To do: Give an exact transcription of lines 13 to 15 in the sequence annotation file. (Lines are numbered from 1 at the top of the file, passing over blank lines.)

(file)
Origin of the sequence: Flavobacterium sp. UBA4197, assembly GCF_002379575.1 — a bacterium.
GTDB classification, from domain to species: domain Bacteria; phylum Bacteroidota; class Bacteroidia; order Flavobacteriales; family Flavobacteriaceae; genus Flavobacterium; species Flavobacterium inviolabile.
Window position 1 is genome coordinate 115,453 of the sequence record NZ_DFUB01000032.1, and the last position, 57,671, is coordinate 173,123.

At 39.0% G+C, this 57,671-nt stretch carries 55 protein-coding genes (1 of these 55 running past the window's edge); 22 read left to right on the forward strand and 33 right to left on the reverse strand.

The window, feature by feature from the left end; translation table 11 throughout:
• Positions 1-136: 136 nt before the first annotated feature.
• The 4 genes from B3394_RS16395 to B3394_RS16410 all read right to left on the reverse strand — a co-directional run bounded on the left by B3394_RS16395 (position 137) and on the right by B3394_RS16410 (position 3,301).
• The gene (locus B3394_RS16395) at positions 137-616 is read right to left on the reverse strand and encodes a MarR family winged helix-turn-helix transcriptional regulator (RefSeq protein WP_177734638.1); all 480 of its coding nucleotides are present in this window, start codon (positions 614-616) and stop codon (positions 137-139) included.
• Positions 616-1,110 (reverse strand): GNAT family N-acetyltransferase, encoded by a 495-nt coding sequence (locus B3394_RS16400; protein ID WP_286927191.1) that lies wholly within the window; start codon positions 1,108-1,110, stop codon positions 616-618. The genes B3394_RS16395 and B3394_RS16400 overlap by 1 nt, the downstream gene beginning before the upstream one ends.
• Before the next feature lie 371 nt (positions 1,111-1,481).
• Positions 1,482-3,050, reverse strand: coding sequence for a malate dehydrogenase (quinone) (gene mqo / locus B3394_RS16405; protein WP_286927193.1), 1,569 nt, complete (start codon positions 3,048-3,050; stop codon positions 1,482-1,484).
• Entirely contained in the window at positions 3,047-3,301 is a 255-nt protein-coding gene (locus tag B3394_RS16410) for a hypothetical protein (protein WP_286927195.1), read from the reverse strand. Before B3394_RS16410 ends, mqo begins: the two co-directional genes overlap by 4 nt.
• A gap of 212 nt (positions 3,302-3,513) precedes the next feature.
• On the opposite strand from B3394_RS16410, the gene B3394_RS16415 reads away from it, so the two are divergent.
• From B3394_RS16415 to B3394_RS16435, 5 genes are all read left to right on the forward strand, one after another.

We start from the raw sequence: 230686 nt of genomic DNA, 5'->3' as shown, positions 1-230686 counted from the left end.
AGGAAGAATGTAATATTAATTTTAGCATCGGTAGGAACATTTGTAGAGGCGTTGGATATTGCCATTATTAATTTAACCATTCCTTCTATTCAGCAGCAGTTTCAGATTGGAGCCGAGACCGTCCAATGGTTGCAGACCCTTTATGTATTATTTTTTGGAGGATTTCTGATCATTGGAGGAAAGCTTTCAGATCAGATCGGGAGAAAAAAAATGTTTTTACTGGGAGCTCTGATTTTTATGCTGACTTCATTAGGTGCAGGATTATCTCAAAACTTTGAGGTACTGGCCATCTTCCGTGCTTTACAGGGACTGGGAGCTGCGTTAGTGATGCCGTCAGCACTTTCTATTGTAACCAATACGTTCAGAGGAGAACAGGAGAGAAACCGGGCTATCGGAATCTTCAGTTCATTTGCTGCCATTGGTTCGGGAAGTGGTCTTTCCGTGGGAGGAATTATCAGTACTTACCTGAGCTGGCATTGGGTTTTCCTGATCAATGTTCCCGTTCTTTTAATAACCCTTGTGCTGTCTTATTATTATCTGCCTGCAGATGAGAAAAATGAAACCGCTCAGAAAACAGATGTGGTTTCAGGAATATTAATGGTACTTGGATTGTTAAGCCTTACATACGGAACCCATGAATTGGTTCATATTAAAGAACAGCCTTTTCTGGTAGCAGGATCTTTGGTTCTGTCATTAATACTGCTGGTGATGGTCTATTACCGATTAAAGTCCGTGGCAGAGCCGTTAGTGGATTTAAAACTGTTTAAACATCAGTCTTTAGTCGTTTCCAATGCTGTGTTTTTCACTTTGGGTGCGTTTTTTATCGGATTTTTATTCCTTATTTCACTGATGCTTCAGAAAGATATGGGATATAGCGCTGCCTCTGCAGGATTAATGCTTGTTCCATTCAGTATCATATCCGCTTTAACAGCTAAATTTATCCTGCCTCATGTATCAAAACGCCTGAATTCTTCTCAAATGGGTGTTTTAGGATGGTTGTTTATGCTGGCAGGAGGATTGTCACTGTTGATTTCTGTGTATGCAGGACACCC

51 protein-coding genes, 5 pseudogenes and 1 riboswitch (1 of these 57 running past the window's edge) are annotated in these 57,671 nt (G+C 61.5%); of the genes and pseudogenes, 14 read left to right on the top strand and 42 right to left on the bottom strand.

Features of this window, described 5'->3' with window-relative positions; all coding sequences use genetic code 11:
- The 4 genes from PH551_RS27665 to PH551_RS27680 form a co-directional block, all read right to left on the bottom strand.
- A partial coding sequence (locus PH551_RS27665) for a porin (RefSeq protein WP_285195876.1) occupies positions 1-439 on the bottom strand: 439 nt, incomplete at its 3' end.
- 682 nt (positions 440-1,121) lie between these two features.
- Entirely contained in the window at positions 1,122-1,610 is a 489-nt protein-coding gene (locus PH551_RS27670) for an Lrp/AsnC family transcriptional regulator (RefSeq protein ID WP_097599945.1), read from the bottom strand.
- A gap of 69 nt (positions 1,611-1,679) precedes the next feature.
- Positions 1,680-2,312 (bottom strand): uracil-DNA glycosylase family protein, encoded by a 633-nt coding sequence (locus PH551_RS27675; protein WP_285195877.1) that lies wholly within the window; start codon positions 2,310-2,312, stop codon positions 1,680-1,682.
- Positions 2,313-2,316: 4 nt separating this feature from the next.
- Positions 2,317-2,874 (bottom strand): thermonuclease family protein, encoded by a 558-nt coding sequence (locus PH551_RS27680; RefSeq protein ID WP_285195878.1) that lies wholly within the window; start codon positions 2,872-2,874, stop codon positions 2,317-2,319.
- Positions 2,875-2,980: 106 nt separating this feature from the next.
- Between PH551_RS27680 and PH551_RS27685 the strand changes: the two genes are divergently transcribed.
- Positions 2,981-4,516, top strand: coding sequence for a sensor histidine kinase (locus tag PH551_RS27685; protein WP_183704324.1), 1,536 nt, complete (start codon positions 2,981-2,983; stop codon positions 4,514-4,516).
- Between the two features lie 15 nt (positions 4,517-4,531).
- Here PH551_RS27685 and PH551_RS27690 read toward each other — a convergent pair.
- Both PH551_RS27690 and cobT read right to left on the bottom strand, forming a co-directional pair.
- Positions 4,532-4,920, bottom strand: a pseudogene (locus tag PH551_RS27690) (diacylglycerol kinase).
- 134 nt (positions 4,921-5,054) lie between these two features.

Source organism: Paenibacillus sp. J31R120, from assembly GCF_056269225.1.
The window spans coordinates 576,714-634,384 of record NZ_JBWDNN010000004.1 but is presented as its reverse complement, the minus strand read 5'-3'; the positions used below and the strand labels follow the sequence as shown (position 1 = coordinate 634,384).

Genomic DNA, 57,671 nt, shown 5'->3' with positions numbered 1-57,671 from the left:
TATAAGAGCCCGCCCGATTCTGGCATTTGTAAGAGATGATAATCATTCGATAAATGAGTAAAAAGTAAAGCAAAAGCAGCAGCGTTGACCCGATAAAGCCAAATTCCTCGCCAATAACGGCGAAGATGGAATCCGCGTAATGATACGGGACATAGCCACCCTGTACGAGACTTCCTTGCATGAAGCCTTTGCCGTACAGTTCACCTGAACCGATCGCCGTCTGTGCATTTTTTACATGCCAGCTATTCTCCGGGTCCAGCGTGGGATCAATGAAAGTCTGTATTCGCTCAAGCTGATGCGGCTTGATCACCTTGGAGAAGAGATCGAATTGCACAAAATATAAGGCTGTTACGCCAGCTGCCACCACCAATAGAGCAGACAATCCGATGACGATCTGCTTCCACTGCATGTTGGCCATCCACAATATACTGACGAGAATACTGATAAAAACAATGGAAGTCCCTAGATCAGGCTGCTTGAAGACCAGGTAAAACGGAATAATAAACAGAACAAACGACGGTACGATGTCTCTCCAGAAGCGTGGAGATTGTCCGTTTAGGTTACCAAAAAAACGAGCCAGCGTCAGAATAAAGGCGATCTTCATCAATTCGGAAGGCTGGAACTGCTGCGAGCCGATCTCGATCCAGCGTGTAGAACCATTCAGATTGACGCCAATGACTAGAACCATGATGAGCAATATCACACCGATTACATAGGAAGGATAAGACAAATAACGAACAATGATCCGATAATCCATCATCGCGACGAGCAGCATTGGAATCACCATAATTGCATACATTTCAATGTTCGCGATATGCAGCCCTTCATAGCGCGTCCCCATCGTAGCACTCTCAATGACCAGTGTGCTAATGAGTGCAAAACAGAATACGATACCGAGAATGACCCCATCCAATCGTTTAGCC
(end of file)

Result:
• A gap of 212 nt (positions 3,302-3,513) precedes the next feature.
• On the opposite strand from B3394_RS16410, the gene B3394_RS16415 reads away from it, so the two are divergent.
• From B3394_RS16415 to B3394_RS16435, 5 genes are all read left to right on the forward strand, one after another.